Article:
Five days before the wedding, battling anxiety, I wrote this prayer in my journal: Oh Lord, help me surrender, lay it all down, and embrace whatever comes. Give me faith to trust you in this moment. Send grace to me. I feel the weight of it all —even what is not mine- mostly what is not mine! Have mercy on me this day. Fill me with your Spirit. Don’t let me hurt others: let me love them. Help me see beyond the material to the real world.
The day was perfect, but not in the sense of flawless. Everything has an underbelly.
It was perfect in its wholeness. Biblically speaking. Teleios. Complete in all its parts. Full grown. There was perfection in the army of friends who helped us: hanging fresh flowers on the front door of our home, delivering the canned organic dog food to Grizzly, driving the newlyweds off after the reception, changing sheets at my house after the seven bridesmaids and before the family all arrived, putting water bottles and tissues on my pew at church, hauling the wedding party on our ‘not-always-trusty’ old firetruck.
Sheets still get dirty and old firetrucks overheat when they idle and dogs get sick at inconvenient times in spite of lovely dresses and exquisite flower arrangements and organ music that sounds like heaven.
In the same way, the marriage ceremony was perfect. Though it happened to be in the sanctuary where our daughter has worshipped her whole life, it was complete because it was in the context of community. It wasn’t the building that made it perfect; rather the army of faithful friends surrounding them and participating with them, praying the Lord’s Prayer, confessing the ancient creed, and singing “How Firm a Foundation.” It was complete and whole.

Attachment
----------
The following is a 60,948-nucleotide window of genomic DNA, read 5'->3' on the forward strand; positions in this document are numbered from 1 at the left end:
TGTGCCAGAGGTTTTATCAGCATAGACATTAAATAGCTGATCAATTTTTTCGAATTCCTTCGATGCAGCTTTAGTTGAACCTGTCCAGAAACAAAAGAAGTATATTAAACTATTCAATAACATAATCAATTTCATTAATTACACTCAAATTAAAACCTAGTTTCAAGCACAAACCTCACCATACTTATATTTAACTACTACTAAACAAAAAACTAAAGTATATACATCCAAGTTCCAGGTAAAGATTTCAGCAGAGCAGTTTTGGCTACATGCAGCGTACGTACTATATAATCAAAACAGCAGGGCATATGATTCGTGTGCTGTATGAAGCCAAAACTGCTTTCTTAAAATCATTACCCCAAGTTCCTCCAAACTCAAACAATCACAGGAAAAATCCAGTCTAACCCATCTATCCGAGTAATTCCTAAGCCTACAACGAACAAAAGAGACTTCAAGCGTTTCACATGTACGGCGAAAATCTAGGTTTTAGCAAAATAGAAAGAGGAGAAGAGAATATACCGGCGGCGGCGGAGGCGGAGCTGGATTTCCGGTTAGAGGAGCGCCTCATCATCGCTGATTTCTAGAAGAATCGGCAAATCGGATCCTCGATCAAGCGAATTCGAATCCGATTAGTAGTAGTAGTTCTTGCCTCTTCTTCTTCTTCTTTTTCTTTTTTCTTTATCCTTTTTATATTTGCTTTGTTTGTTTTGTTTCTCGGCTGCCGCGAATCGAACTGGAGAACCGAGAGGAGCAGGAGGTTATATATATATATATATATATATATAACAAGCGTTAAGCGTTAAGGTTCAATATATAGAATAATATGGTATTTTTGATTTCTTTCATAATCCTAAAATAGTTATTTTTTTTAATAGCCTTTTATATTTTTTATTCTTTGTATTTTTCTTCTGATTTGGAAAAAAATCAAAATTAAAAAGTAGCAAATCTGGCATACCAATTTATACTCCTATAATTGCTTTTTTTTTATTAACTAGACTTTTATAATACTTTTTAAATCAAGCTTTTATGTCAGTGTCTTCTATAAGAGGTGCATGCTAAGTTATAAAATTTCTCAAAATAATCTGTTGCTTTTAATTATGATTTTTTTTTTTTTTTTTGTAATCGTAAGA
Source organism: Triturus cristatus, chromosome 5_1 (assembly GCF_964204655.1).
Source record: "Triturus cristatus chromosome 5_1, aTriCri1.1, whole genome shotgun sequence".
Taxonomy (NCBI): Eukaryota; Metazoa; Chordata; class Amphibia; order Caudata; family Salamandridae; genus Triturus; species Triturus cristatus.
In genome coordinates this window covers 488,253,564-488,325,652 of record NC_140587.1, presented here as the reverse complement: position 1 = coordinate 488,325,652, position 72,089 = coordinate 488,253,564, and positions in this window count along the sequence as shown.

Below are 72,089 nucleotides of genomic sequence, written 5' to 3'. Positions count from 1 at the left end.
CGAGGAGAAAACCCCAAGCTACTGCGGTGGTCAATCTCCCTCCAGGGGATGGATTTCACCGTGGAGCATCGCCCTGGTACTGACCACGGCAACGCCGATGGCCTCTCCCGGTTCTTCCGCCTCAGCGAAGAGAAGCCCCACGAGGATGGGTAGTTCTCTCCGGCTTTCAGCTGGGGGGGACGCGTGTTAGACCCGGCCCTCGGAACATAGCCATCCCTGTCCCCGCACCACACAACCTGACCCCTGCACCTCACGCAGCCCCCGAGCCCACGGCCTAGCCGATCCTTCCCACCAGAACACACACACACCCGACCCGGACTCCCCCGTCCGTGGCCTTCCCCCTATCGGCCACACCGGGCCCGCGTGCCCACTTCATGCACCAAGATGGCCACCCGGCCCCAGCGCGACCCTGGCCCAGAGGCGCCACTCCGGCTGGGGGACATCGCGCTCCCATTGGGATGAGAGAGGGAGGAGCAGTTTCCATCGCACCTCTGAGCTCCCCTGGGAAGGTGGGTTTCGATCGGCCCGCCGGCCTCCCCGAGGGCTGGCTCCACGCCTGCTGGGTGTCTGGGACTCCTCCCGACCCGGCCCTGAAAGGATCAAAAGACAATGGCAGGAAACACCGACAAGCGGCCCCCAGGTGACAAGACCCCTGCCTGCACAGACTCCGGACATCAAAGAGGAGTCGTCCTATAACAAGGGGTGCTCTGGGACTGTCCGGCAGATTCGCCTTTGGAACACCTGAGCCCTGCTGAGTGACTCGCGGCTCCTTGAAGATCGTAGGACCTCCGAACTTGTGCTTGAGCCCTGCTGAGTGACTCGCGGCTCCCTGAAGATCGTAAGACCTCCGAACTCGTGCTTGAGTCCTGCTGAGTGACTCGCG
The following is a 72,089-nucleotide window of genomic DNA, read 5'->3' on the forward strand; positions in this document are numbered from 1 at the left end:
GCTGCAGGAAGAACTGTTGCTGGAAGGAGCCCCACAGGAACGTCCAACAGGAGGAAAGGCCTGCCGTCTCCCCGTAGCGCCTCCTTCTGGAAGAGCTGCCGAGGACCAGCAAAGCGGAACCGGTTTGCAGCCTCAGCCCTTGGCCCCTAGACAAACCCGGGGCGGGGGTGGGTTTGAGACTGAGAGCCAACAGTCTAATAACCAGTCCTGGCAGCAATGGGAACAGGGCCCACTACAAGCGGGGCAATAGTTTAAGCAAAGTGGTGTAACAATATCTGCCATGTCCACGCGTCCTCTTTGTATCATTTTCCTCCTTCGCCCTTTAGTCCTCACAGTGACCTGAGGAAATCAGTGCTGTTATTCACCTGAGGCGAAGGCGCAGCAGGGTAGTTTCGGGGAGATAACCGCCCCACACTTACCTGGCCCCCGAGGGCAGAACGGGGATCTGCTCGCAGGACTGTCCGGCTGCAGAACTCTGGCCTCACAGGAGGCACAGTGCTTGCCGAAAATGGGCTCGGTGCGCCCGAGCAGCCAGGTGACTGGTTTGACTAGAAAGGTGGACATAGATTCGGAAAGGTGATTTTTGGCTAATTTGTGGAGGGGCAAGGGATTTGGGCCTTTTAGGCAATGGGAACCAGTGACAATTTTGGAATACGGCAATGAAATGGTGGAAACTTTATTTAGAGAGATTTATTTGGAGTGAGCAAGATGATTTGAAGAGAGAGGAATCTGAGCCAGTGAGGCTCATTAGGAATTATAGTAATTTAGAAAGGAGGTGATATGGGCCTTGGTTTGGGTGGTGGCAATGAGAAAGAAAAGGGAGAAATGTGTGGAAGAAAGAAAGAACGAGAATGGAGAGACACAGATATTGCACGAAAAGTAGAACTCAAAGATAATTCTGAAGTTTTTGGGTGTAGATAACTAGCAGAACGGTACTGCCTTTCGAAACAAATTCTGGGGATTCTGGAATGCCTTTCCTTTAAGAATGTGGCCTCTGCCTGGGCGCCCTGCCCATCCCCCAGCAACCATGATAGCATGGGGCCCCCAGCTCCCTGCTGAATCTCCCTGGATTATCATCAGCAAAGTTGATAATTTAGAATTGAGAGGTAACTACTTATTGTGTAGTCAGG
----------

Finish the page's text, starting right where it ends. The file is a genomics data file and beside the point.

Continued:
Years ago, a friend whose marriage was failing at a time mine was limping said to me, “Yours has to make it for people like my son who need to see what it can and should be.” It was the first time I realized my marriage was larger than my own family, that it mattered to the whole community, that something is born out of the union greater than either of us. It’s embodied in our children, but they are not the point either. Couples without children bear this powerful, beautiful mystery to the world.
The prayer of this young couple, our children, was that Christ would be present and experienced, in their wedding, that the mystery of the gospel would be seen, heard, smelled, tasted and touched in the practices of worship and celebration.
The whole weekend was that for me - practicing worship and celebration -experiencing the mysterious beauty of Christ, the bridegroom and the sunrise, coming to us in our darkness and brokenness and making us a radiant bride.
As much as I still default to that old pattern of thinking I’m the exception, of allowing pride to convince me I can do it all alone and judgment to condemn me when I fail, Grace still floods in. Every time I open my palms in surrender to God, the armies of heaven unleash the army of community on earth to come and help me. We worship and celebrate together and I embrace my messy life with a little more kindness and begin again.
FYI: Grizzly is back to eating like a bear and protecting me with all his might!